Anxiety & Depression

Many parents worry when their child starts acting moody or exhibiting negative behavior. It can be hard to differentiate between what is normal and what could be a sign of a deeper problem.

Even after a diagnosis, it's not easy to know how to respond to teen depression or child anxiety. To better understand signs of depression in teens and child anxiety and depression, check out the popular articles below.

Concerned Your Teen is Depressed? Watch for These Signs and Symptoms

Teen Moodiness: Is It Normal or Is It Depression?

When Your Child's World Collapses: Kids & Depression Part I

Freaked Out Part I: Understanding Kids with Anxiety

By James Lehman, MSW


This is part one of a two-part series on anxiety in children by James Lehman, MSW. In the first article, James will discuss how to understand and identify anxiety in children. Next week, he'll give you some constructive advice on how to help children manage anxiety successfully. For many children, riding the school bus, taking a... Read more »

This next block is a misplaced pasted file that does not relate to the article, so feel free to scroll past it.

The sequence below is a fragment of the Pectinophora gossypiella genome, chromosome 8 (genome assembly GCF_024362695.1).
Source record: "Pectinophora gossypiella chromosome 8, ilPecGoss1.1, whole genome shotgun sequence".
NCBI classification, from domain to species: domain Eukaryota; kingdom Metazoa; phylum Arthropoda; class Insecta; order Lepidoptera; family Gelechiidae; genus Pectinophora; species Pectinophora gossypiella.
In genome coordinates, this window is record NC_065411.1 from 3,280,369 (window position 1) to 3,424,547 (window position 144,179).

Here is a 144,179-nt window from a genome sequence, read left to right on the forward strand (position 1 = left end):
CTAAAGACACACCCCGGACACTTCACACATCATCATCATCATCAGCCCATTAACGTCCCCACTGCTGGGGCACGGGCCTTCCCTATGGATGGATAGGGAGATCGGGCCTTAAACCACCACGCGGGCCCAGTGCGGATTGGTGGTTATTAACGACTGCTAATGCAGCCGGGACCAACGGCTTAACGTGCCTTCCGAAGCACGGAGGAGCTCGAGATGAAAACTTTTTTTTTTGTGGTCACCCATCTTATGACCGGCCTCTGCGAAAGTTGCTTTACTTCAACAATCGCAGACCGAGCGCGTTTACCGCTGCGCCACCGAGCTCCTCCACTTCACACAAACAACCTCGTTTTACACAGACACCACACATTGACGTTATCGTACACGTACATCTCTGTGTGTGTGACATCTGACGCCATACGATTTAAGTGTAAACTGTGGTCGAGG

When Your Child’s World Collapses: Kids & Depression Part I

By James Lehman, MSW


Part one of a two part series by James Lehman, MSW, on kids and episodic depression. Note from James: In our culture, sadness and depression have become almost interchangeable terms. In this article, we’re going to use the term “episodic depression” when referring to a level of sadness that children experience that interferes with their functioning. Almost... Read more »

Out of Control Behavior: Should I Medicate My Child?

By James Lehman, MSW

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The recent death of a four-year-old Massachusetts girl from an overdose of medications for ADHD and bipolar disorder has brought the issue of medicating children for behavior problems to the forefront of public consciousness. While this sad case shows the extreme end of the issue, it reminds us of the fork in the road many... Read more »

Parental Anxiety? 5 Ways to Relieve the Worry

By Debbie Pincus, MS LMHC


Sometimes we parents don’t think we are anxious because we are not trembling in our boots.  Often there is no visible sign of how anxious we are.  Yet when we look inside our heads, we notice that we spend a lot of time thinking about our kids—sometimes scary thoughts about things that haven’t even happened.... Read more »

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